Focke Wulf FW-190 Z-5/U2
In 1943 Kurt Tank proposed a twin FW-190 to the RLM based on the FW-190D series. This was to be a heavy fighter and ground attack aircraft.
Initially there was little interest in the proposal as the RLM felt that the missions envisaged for the the FW-190Z could be carried out also by the ME-410. On the longer term the RLM set their hopes on the Arado Ar-234.
The Focke Wulf works however did not abandon the design and built two prototypes as a privcate initiative. These were converted from FW-190D-9 airframes and designated FW-190Z-0 by the company. This was initially an unofficial designation as the RLM was not aware of the existence of these aircraft. Flight trials showed that the aircraft was rather unstable. This was solved by extending the rear fuselage with a plug just before the tail.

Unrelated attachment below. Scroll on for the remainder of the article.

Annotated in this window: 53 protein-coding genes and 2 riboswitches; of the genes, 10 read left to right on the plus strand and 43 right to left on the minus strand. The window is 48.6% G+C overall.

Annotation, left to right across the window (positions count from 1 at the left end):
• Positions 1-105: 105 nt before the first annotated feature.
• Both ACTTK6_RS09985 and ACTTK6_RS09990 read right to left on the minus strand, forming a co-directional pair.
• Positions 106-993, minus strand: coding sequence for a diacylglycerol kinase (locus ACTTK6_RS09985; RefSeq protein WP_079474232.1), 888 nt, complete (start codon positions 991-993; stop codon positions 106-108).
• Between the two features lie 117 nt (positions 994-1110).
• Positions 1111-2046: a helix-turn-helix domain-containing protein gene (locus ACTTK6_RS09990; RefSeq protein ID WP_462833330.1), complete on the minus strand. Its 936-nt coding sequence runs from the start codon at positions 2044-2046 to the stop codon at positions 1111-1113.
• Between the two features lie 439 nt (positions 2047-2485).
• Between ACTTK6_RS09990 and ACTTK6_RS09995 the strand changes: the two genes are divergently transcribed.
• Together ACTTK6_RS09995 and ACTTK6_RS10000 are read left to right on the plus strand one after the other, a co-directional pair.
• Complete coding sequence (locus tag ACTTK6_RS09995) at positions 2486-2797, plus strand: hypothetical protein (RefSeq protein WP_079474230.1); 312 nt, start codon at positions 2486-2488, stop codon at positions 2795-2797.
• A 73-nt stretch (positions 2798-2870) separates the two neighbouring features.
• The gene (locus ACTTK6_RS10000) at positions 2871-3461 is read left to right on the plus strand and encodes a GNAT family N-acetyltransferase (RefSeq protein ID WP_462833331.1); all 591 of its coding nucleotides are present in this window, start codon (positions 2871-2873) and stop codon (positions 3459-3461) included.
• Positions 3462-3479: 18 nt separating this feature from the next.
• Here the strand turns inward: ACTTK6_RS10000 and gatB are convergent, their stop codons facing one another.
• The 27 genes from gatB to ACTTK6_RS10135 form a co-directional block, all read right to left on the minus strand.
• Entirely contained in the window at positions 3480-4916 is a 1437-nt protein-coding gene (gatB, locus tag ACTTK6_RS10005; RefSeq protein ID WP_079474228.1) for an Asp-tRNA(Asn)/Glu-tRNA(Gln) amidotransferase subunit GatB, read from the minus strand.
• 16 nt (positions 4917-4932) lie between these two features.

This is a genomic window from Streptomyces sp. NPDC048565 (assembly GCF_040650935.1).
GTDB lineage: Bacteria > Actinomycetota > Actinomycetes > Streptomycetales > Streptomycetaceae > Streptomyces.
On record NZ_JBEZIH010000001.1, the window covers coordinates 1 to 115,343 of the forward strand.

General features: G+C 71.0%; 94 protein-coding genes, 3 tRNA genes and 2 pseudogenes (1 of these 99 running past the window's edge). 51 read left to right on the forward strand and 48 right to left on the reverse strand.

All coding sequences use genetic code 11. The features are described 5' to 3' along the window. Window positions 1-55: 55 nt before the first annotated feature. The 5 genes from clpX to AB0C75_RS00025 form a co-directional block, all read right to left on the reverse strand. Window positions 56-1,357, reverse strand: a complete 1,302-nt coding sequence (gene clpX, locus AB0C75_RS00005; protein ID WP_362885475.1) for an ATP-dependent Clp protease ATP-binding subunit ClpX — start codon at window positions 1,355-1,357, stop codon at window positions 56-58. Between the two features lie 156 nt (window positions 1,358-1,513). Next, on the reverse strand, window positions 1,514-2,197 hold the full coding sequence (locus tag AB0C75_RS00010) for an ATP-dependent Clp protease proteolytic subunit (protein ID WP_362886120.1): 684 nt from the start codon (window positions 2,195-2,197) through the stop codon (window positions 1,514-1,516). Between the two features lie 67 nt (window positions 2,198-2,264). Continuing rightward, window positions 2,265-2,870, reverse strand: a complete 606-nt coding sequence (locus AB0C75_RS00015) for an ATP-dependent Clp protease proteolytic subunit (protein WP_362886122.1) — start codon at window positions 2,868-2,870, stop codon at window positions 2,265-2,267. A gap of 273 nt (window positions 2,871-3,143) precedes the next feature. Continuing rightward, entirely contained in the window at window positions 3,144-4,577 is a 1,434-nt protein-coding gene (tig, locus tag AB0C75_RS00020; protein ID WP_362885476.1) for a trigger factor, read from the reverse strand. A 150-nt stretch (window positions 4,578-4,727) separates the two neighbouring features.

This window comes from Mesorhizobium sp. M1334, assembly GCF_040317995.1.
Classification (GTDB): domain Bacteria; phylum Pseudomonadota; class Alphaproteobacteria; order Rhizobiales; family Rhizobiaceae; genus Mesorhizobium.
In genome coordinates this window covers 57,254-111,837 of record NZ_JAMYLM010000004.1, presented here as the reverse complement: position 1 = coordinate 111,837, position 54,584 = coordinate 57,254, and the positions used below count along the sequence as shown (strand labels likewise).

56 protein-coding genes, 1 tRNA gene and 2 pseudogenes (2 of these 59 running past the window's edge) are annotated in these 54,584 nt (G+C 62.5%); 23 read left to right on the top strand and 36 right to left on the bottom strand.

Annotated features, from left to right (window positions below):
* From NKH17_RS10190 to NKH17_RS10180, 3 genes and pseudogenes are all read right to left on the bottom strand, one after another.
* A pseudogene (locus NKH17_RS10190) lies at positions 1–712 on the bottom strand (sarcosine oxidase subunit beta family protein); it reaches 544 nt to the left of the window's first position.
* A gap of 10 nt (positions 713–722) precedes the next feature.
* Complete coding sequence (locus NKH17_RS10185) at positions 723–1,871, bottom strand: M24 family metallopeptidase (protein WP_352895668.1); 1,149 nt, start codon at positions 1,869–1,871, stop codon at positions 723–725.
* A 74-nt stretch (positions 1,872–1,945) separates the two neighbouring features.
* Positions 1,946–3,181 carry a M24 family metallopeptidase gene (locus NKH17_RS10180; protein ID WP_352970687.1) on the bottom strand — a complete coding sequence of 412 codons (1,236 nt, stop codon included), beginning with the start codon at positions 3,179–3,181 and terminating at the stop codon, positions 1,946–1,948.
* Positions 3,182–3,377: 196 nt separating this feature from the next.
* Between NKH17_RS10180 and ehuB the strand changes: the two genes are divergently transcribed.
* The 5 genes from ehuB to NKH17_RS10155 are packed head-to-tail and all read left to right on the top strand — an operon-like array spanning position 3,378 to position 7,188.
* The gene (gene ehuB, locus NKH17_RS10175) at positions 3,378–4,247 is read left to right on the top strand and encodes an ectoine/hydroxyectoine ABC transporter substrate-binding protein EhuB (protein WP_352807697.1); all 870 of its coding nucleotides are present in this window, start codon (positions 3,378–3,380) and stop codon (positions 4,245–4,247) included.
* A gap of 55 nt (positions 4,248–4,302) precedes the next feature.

Plans were made for a number of variants of the FW-190 for various
At the beginning of 1944 the RLM became more and more concerned about the British night bombing of Germany and the lack of a high performance night fighter. The trials of the heinkel He-219 showed numerous problems which meant that the deployment of that type was delayed again and again. The RLM asked Focke Wulf to provide a proposal for an interim night fighter.
Tank submitted a new FW-190Z variant which he named the Z-5. Two prototypes were ordered and flew in July 1944. These were converted FW-190 Z-0 aircraft. The Z-5 showed excellent performance even when carying the FuG 212 antenna.
A production order was issued and the first aircraft were in service in November 1944. They were very succesfull and shot down many allied bombers. The FW-190 Z-5/U2 carried 6 20mm canon. Two of these were in the outboard wing roots and four in the wing centre section. To extend the range three drop tanks could be carried below the centre section. Some aircaft also carried two drop tanks under the wings.